Smith goes on to persuasively describe an Aristotelian understanding of how we come to know things through doing them even before we can rationally make sense of what we’re learning (something I took a stab at here).

There are two things to note here. The first is that Smith relies on Aristotle’s pedagogical psychology but does not mention that Aristotle’s conception of the fully flourishing human being is a contemplative creature, not an affective one (there’s a way to handle this, it seems to me, as Smith later rightly emphasizes our human vocation as worship,  but it is an odd omission).

The second and more important observation is what Deneen’s piece brought to mind. For surely Smith, and Aristotle, is correct as to how we learn things through practices and formation before we can comprehend them rationally. But what Smith leaves out, and Deneen emphasizes, is that that those practices are imposed on us by fathers and mothers, who think quite consciously, and attempt to think reasonably, about how best to raise their children. Indeed, the seminal thrust of Deneen’s piece is that the role of the father in choosing to identify himself with the child and the child’s mother compliments the more naturally connected love of the mother and sets in motion the foundation for that child’s flourishing.

Such flourishing will most certainly involve our desires and our loves, which are related but not identical (unless we agree with Hobbes that appetites=desires=loves.) We come to be the affective and reasoning creatures we are because of precognitive practices and formations, but these practices and formations are themselves chosen by those who not only come before us but more often than not bring us into being. Thus we see one potential problem with concluding that we are primarily affective creatures and only secondarily reasoning and theoretical beings. Such a conclusion, as articulated by Smith, seems to rely on viewing human beings one generational slice at a time, thus risking obscuring the intentional role of fathers and mothers in comprising the family as the most foundational locus of practices, loves, reasons, and formation.

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3 Comments

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3 responses to “Fathers and Formation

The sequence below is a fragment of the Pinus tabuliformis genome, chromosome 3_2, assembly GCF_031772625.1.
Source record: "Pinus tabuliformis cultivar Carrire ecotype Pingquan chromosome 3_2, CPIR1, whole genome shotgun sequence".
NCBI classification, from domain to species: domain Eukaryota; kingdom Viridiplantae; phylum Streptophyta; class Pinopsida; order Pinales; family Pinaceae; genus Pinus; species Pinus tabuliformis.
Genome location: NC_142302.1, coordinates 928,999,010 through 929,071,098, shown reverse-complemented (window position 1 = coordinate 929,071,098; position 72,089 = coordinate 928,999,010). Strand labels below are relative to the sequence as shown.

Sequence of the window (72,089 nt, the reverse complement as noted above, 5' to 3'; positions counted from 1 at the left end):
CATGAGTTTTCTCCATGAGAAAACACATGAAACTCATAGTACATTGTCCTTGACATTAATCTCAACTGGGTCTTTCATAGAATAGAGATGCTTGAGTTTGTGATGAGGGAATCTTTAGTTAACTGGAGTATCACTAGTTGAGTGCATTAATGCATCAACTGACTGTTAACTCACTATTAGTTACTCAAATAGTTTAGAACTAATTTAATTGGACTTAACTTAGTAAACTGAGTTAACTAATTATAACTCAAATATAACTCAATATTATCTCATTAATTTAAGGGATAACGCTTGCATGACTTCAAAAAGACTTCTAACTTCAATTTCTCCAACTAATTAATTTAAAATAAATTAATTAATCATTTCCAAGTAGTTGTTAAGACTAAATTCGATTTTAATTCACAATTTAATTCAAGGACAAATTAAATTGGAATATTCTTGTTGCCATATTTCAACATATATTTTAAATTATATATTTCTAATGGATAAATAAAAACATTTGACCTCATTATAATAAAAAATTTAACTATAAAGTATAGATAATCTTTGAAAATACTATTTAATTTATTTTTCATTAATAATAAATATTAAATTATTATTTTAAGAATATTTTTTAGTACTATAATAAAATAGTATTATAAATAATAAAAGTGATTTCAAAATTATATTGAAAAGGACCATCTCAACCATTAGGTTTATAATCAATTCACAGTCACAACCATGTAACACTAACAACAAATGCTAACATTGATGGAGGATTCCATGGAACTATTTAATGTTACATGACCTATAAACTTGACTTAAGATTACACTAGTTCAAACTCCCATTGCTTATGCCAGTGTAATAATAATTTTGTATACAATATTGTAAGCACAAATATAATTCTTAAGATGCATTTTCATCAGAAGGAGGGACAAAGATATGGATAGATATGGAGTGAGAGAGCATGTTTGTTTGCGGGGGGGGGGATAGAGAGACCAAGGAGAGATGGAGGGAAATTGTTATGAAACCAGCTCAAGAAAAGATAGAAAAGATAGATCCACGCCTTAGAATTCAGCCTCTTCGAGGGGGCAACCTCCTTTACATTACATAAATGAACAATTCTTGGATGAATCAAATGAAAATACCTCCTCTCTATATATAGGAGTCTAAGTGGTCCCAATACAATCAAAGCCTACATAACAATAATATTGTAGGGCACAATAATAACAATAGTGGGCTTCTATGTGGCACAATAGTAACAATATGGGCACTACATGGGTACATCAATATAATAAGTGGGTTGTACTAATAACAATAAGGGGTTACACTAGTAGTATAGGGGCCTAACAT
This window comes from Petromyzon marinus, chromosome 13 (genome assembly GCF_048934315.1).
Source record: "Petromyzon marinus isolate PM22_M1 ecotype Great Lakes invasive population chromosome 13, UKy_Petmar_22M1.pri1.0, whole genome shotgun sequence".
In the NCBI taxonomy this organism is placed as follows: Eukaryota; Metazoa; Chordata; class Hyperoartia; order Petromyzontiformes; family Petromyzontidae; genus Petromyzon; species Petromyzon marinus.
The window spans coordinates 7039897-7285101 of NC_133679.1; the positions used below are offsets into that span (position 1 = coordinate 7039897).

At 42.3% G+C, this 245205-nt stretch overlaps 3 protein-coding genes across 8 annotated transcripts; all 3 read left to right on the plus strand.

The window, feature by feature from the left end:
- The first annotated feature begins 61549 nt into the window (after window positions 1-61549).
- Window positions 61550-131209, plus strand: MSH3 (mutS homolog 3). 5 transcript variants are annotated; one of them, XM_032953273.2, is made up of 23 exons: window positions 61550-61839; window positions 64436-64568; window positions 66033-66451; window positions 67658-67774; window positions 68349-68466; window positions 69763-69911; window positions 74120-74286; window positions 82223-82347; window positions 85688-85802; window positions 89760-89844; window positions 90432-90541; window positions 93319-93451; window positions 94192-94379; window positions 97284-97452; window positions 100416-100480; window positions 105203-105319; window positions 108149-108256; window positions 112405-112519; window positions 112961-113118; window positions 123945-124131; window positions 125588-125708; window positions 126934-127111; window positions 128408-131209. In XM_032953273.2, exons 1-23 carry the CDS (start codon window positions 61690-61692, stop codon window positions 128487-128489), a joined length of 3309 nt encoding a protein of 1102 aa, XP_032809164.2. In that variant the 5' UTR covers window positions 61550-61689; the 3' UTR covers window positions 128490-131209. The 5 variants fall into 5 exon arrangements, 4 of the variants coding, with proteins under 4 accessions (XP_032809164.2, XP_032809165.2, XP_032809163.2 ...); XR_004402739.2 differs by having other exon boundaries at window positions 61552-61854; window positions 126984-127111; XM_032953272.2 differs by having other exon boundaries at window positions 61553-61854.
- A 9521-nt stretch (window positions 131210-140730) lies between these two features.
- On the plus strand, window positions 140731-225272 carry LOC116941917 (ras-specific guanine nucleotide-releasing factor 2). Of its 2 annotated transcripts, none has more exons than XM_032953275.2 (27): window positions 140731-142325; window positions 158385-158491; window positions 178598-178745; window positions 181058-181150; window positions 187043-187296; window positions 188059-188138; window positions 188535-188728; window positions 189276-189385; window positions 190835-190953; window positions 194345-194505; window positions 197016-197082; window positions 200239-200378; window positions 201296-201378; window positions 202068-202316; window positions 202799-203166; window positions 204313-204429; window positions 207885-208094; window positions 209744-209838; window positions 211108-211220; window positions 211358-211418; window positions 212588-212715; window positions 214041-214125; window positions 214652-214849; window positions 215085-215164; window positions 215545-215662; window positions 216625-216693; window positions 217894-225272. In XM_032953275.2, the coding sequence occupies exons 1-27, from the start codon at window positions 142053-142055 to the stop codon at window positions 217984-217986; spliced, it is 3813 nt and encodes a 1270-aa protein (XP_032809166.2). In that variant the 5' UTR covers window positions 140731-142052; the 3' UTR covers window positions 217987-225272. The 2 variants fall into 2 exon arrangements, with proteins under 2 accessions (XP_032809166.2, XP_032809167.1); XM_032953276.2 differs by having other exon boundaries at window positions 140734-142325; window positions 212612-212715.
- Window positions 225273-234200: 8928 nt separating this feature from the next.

1. scott huelin

    Great post, Micah. I’m left wondering, though, whether you and Smith actually disagree. He seems to use “primarily” in a temporal sense, while you seem to use it ontologically. Affections could be prior in both sense, could they not?

  2. Thanks Scott. I agree that we can understand how we are affective creatures both temporally (chronologically?) and ontologically. I have no problem affirming, with Aristotle and Smith, that we learn as children through the affections first. And I’m happy to agree that even as adults the affectations are deeply, well, affective.

    My read of Smith’s book, though, is that he is saying more than this. Granted, sometimes in countering what we take to be an overemphasis, we can present our own position too far on the other side. Perhaps Smith, in countering what he takes to be an overly rationalistic emphasis on worldview and doctrine, is being more provocative than he means to be. But I’m not sure. His examples of developmentally disable persons and children as being fully human, and affective, but not fully rational, pertains more to the ontological than the pedagogical.

    He is careful not to rule out the rational, as he acknowledges later in the book that writing the book itself is an appeal to our reason. But I do think his burden is to rescue the feelings/desires/loves from the short end of stick and I’d have liked to see more of a both/and than an either/or when it comes to his conception of human nature. So we may be differing on the balance. And I’m probably extrapolating some from his treatment of the family, which may warrant another post entirely.

  3. scott huelin

    I think you’ll find that volume II comes closer to striking that balance than did volume 1. Hope to discuss sometime.